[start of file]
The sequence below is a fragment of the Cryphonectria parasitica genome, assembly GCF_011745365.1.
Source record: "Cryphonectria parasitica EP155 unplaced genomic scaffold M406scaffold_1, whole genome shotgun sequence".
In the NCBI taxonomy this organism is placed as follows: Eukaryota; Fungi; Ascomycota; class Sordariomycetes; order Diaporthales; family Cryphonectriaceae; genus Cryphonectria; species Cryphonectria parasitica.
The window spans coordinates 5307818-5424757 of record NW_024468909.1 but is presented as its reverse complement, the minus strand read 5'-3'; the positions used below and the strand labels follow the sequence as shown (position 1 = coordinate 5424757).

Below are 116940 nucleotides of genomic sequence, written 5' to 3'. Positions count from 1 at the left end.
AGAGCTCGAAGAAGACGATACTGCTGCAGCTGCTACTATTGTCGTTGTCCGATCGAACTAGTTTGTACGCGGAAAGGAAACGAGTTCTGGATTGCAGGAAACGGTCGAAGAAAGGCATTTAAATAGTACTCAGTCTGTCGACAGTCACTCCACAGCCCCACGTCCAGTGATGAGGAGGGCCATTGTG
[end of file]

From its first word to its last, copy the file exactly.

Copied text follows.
The sequence below is a fragment of the Cryphonectria parasitica genome, assembly GCF_011745365.1.
Source record: "Cryphonectria parasitica EP155 unplaced genomic scaffold M406scaffold_1, whole genome shotgun sequence".
In the NCBI taxonomy this organism is placed as follows: Eukaryota; Fungi; Ascomycota; class Sordariomycetes; order Diaporthales; family Cryphonectriaceae; genus Cryphonectria; species Cryphonectria parasitica.
The window spans coordinates 5307818-5424757 of record NW_024468909.1 but is presented as its reverse complement, the minus strand read 5'-3'; the positions used below and the strand labels follow the sequence as shown (position 1 = coordinate 5424757).

Below are 116940 nucleotides of genomic sequence, written 5' to 3'. Positions count from 1 at the left end.
AGAGCTCGAAGAAGACGATACTGCTGCAGCTGCTACTATTGTCGTTGTCCGATCGAACTAGTTTGTACGCGGAAAGGAAACGAGTTCTGGATTGCAGGAAACGGTCGAAGAAAGGCATTTAAATAGTACTCAGTCTGTCGACAGTCACTCCACAGCCCCACGTCCAGTGATGAGGAGGGCCATTGTG